By Ray Pride Pride@moviecitynews.com

PHASE 4 FILMS ACQUIRES SUNDANCE HIT ‘NEWLYWEEDS’

FOR IMMEDIATE RELEASE, PLEASE 

PARK CITY, UT, January 25 – Berry Meyerowitz, President & CEO of Phase 4 Films, announced today that the Company has acquired all North American rights to NEWLYWEEDS, the debut feature written and directed by Shaka King.  Produced by Jim Wareck, Michael Mathews, Shaka King and Gbenga Akinnagbe, with Andy Sawyer and Neil Katz serving as executive producers, NEWLYWEEDS just enjoyed its world premiere in the NEXT <=> section of the 2013 Sundance Film Festival, which concludes this weekend.

 

Phase 4 is planning a day and date theatrical and VOD release for the movie this summer.  The deal was negotiated by Phase 4’s Larry Greenberg and Katharyn Howe with Glen Reynolds of Circus Road Films on behalf of the filmmakers.

 

“We are thrilled to be working with Shaka on his first feature.  NEWLYWEEDS is an audience pleaser and we are looking forward to exposing it to audiences nationwide,” said Meyerowitz.

 

In NEWLYWEEDS, a Brooklyn repo-man and his globetrotting girlfriend forge an unlikely romance. But what should be a match made in stoner heaven turns into a love triangle gone awry in this dark comedy that is part ballad of chemical dependency, part coming-of-age romance, part hallucinatory adventure. A bittersweet blend of comedy and drama NEWLYWEEDS is the story of Lyle (Amari Cheatom), a repo-man by necessity, who is also a preacher-man in his purple-hazed fantasy, who is also on the verge of becoming a family man unless he and Nina (Trae Harris), his beautiful young girlfriend, are done in first by their mutual adoration and voracious consumption of cannabis.  NEWLYWEEDS is also a clear-eyed portrait of a contemporary New York neighborhood vibrantly photographed by Daniel Patterson that makes great use of a supporting cast, which includes Tone Tank, Isiah Whitlock Jr. (“The Wire,” CEDAR RAPIDS), Tony award-winner Tonia Pinkins, Colman Domingo (LINCOLN), Hassan Johnson (“The Wire”), Adrian Martinez and Anthony Chisholm.

 

About Phase 4 Films
Phase 4 Films distributes feature films and special interest content across all traditional theatrical and new media platforms in North America. The company’s previous releases include the provocatively sexy road movie HICK, starring Chloë Grace Moretz, Blake Lively, and Eddie Redmayne; 2011 Sundance award-winner ANOTHER HAPPY DAY, Sam Levinson’s dark comedy about a dysfunctional family, starring Ellen Barkin, Demi Moore, and Ezra Miller; the Canadian tour of Kevin Smith’s RED STATE, starring Michael Parks, Melissa Leo and John Goodman; and Carrie Preston’s Sundance 2012 hit comedy THAT’S WHAT SHE SAID starring Anne Heche, Marcia DeBonis, and Alia Shawkat. Upcoming releases for the Company include Megan Griffith’s 2012 SXSW Audience Award Winner, EDEN, starring Jamie Chung and Beau Bridges, and Mark L Mann’s directorial debut GENERATION UM, starring Keanu Reeves (THE MATRIX, CONSTANTINE).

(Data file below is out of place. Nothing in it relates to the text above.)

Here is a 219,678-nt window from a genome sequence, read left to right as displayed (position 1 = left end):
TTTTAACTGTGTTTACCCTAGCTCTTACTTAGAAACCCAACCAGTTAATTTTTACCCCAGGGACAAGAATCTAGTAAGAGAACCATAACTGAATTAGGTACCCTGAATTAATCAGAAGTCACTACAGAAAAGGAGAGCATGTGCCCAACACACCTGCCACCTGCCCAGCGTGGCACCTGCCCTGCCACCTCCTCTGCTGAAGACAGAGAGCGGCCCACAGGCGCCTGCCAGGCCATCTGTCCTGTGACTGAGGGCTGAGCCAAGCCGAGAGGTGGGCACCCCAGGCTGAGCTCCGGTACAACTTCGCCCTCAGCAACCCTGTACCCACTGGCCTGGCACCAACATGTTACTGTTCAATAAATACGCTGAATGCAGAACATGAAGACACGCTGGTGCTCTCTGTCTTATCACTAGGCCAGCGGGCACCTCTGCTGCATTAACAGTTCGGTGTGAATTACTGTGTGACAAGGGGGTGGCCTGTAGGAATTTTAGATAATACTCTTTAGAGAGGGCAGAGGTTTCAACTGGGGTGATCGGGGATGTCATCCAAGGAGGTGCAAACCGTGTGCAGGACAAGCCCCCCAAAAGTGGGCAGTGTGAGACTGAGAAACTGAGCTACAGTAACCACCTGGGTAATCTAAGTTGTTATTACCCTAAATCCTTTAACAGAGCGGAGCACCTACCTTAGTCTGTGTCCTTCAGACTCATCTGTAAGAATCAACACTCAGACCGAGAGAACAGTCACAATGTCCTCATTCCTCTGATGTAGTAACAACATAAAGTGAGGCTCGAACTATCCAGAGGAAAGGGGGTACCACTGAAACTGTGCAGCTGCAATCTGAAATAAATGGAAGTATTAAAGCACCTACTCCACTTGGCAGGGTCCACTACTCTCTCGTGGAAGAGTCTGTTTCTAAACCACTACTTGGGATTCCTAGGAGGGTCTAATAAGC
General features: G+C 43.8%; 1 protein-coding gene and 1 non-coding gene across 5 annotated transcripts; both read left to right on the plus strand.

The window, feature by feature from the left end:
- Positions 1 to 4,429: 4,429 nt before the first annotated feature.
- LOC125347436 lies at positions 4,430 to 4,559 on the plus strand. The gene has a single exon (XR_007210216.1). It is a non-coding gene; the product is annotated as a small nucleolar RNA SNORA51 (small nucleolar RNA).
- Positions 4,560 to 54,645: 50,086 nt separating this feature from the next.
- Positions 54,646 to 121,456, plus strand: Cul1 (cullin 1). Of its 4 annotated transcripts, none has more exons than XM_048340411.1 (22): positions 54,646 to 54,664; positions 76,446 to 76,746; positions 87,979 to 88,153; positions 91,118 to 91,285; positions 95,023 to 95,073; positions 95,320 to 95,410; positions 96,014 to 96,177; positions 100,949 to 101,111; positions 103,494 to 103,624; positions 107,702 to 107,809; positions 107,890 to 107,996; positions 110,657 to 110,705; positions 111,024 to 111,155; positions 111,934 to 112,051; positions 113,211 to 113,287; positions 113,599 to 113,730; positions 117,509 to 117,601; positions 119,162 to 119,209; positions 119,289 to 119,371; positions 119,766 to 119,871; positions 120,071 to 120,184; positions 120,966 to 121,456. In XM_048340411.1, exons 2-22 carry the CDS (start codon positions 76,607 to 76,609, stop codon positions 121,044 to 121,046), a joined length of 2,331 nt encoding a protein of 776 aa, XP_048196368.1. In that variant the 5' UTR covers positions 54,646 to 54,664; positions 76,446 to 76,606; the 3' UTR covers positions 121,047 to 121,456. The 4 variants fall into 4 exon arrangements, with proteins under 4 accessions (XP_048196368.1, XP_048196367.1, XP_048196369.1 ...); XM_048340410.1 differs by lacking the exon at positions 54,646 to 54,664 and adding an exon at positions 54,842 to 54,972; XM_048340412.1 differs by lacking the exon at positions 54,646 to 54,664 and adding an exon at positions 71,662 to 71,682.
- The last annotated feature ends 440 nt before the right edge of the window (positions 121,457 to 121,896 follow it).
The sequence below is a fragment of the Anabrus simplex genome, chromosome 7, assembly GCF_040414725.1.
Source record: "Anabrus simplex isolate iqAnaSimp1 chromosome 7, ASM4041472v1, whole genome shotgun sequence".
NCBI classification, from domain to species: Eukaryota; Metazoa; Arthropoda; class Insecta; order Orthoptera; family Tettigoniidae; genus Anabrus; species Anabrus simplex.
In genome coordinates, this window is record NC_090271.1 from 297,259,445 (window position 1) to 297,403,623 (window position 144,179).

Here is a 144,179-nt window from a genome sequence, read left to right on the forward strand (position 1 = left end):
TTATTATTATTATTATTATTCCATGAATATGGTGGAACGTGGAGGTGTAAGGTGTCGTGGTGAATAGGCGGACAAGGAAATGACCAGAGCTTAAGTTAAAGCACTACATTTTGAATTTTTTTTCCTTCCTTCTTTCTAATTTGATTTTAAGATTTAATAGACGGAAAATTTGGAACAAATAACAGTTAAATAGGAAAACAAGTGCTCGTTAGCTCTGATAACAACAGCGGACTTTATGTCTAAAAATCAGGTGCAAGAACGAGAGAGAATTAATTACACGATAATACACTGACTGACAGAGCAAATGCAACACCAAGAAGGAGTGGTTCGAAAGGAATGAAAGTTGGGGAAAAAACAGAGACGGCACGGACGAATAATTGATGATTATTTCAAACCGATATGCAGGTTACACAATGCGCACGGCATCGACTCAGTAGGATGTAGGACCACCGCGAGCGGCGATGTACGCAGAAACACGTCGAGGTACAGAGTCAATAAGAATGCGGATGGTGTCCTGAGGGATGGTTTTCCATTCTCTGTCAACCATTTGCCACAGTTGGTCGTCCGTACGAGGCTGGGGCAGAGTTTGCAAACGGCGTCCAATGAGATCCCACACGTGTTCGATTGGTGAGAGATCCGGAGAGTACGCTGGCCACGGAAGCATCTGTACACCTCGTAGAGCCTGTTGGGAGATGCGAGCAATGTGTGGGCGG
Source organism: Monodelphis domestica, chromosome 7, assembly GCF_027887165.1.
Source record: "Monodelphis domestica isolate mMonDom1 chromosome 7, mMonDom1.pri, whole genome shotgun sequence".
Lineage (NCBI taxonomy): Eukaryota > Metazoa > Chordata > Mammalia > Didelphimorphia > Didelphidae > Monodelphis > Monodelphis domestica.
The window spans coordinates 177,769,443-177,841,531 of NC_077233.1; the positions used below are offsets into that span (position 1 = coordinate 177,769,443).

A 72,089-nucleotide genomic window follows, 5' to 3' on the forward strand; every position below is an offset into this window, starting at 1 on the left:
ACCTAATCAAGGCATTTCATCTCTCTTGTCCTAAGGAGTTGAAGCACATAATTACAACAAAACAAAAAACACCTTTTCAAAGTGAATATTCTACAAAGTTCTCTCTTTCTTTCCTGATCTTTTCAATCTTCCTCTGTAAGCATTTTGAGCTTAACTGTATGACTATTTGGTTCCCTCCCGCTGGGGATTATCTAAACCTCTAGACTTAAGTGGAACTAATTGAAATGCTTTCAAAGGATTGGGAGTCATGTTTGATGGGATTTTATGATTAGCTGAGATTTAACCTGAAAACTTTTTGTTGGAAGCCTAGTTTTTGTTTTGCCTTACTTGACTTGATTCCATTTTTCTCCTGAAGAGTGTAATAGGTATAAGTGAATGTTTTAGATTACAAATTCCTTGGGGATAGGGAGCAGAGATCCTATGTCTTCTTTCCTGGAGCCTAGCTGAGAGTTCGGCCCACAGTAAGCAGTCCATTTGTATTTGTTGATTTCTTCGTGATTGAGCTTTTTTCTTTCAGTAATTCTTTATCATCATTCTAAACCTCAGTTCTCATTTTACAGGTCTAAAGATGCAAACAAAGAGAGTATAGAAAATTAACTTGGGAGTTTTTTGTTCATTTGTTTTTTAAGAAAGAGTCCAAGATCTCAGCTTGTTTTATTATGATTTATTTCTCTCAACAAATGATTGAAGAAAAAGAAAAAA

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DEADLINE: How does a visualist feel about people watching your films on a phone or VOD?
REFN: It depends on what kind of movie you make. We had great success with Only God Forgives on multiple platforms in the U.S. Young people will decide how they see it, when they want to see it. Don’t try to fight it. Embrace it. That’s a wonderful opportunity. We’re at the most exciting time since the invention of the wheel, in terms of creativity because distribution and accessibility have changed everything. A camera is still a camera whether it’s digital or not; there’s still sound; an actor is an actor. Ninety-nine percent of what you do is going to be seen on a smart phone – I know this is the greatest thing ever made because it allows people to choose, watching what you do on this format or go into a theater and see it on a screen. That means more people than ever will see what I do, which is personally satisfying in terms of vanity. But you have to be able to adapt, to accept things in different order and length than we’re used to. We are in a very, very exciting time.
~ Nic Refn to Jen Yamato

DEADLINE: You mention Tarantino, who with Christopher Nolan and a few other giants, saved film stock from extinction. To him, showing a digital film in a theater is the equivalent of watching TV in public. Make an argument for why digital is a good film making canvas.
REFN: Costwise, it’s a very effective way for young people to start making movies. You can make your movie on an iPhone. It’s wonderful seeing how my own children use technology to enhance creativity. For me it’s a wonderful canvas. Sure, I love grain in film. I love celluloid. But I also like creativity. I like crayons, I like pencils, I like paint. It’s all relative. Technology is more inclusive. A hundred years ago when film was invented, it was an elitist club. Very few people got to make it, very few people controlled it and very few people owned it. A hundred years later, storytelling through images is everyone’s domain. It’s ultimate capitalism. There are no rules, and no barriers and no Hays Code. Where does this go in another hundred years? I don’t know but I would love to see it.
~ Nic Refn To Jen Yamato